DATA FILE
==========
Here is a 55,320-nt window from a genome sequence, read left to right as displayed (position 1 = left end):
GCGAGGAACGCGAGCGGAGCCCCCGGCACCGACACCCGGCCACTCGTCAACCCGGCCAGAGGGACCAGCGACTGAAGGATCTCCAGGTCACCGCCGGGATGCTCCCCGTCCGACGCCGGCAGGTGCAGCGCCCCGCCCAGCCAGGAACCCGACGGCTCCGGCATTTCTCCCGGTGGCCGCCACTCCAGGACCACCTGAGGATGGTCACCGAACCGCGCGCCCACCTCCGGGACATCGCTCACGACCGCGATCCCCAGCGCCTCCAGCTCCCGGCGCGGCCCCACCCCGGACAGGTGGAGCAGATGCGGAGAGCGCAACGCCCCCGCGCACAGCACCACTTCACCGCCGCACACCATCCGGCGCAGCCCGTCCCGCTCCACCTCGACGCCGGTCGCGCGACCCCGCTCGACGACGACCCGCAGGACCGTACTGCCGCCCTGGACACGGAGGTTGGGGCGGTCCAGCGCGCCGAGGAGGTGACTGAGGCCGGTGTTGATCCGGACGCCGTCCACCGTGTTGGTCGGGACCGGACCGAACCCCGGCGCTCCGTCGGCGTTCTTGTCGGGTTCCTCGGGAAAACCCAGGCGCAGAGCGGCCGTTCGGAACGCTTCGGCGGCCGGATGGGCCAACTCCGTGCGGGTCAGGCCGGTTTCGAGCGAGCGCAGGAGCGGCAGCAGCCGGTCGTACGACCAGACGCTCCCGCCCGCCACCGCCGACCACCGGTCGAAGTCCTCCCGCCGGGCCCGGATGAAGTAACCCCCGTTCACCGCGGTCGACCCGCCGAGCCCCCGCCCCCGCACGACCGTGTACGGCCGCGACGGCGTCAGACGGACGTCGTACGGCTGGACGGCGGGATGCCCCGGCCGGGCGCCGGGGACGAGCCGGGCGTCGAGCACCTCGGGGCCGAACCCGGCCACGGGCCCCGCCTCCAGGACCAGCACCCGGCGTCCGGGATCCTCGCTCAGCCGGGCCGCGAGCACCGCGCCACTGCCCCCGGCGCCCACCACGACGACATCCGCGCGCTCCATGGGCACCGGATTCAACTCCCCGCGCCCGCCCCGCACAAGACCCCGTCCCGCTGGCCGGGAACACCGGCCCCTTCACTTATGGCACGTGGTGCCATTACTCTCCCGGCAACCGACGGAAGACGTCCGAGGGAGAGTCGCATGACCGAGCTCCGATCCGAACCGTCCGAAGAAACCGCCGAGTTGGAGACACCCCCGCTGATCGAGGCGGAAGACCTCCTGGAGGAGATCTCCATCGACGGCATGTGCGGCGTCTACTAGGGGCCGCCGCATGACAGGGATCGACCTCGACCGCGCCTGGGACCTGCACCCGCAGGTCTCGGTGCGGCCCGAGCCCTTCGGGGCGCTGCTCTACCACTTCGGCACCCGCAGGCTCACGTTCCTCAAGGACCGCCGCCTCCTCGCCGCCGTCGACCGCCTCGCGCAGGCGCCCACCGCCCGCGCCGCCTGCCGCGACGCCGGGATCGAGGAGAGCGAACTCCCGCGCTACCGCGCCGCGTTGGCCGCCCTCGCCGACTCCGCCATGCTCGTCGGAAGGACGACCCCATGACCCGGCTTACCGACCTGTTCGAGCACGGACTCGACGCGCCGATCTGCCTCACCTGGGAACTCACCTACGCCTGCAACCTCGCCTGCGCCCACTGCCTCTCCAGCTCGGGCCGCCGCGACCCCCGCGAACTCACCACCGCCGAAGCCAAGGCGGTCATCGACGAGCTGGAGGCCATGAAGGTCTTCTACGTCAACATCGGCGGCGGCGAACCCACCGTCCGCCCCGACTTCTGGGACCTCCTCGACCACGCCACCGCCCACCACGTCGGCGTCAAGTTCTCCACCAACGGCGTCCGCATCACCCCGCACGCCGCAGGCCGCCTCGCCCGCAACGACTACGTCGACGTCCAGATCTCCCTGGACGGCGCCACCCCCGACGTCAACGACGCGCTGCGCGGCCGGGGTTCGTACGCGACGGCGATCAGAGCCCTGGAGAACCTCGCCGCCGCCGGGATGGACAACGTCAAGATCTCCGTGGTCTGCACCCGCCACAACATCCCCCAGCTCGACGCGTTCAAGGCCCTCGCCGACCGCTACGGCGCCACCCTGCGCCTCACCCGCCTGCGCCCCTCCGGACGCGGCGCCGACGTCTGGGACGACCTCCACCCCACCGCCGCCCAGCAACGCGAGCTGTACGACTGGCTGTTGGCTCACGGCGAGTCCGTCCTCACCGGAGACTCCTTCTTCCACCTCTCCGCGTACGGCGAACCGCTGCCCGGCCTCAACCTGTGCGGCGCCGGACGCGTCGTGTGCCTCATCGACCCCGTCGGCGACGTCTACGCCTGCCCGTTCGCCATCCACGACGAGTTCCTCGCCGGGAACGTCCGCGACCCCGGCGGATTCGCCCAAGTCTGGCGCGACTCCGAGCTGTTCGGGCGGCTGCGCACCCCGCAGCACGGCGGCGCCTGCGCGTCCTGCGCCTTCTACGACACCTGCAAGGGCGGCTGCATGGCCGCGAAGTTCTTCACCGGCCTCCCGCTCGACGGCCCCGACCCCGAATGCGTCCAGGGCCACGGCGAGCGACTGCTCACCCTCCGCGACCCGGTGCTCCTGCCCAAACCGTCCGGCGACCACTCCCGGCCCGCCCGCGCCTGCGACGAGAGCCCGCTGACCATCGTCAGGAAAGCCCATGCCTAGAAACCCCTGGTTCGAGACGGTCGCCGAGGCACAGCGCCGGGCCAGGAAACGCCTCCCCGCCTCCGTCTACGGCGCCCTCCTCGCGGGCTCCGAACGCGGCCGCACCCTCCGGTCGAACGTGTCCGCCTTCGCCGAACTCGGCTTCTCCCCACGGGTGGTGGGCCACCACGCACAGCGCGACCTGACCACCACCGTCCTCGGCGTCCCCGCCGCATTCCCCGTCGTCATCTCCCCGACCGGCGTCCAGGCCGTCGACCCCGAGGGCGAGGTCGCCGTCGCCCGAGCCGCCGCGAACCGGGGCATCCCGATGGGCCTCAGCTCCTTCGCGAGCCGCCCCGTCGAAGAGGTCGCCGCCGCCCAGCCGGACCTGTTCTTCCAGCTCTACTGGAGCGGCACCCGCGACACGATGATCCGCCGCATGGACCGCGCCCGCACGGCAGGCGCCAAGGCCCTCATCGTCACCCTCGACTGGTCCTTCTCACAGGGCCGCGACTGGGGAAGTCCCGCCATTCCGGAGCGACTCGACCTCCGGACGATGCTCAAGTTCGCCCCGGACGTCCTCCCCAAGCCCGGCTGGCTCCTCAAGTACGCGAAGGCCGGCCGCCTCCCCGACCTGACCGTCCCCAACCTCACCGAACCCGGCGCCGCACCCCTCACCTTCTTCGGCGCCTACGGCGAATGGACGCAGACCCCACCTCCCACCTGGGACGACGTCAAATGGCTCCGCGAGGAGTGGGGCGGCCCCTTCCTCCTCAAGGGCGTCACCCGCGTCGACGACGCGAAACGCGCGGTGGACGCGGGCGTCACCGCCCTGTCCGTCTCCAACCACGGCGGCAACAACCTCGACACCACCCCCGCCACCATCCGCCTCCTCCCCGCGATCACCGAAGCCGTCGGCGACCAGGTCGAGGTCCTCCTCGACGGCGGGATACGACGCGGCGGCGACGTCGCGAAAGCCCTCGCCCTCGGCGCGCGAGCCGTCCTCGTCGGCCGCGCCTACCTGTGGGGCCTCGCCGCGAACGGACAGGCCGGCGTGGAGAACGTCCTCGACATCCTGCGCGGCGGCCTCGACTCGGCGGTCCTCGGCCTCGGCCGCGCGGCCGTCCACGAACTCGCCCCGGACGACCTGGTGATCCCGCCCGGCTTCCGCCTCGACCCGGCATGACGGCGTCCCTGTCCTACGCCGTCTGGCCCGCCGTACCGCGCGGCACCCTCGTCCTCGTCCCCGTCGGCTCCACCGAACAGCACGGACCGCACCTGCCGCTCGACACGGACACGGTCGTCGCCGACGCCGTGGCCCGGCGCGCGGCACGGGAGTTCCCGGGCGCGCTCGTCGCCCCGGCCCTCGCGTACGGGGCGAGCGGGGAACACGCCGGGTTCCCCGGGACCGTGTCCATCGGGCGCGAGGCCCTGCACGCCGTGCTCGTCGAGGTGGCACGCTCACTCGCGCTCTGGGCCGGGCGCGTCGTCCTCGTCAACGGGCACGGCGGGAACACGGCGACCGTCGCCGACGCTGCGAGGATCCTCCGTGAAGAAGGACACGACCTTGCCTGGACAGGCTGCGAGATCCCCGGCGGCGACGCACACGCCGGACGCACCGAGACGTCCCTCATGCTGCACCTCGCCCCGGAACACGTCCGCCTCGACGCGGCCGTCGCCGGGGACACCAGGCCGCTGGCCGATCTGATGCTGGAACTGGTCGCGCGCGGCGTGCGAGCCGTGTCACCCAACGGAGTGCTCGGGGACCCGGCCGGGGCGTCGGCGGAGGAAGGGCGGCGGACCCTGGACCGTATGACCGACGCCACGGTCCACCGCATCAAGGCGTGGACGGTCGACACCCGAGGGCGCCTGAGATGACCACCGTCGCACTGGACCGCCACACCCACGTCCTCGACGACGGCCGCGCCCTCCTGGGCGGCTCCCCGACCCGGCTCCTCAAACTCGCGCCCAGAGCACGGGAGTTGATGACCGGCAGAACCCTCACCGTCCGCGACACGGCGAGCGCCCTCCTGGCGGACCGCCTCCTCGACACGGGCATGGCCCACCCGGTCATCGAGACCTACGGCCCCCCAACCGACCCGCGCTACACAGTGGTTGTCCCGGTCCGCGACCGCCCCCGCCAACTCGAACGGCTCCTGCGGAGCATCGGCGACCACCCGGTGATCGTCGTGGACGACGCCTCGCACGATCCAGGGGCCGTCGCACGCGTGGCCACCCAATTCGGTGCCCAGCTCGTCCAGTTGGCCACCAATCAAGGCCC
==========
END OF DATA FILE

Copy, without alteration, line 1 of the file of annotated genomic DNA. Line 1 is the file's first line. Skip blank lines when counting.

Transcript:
Here is a 55,320-nt window from a genome sequence, read left to right as displayed (position 1 = left end):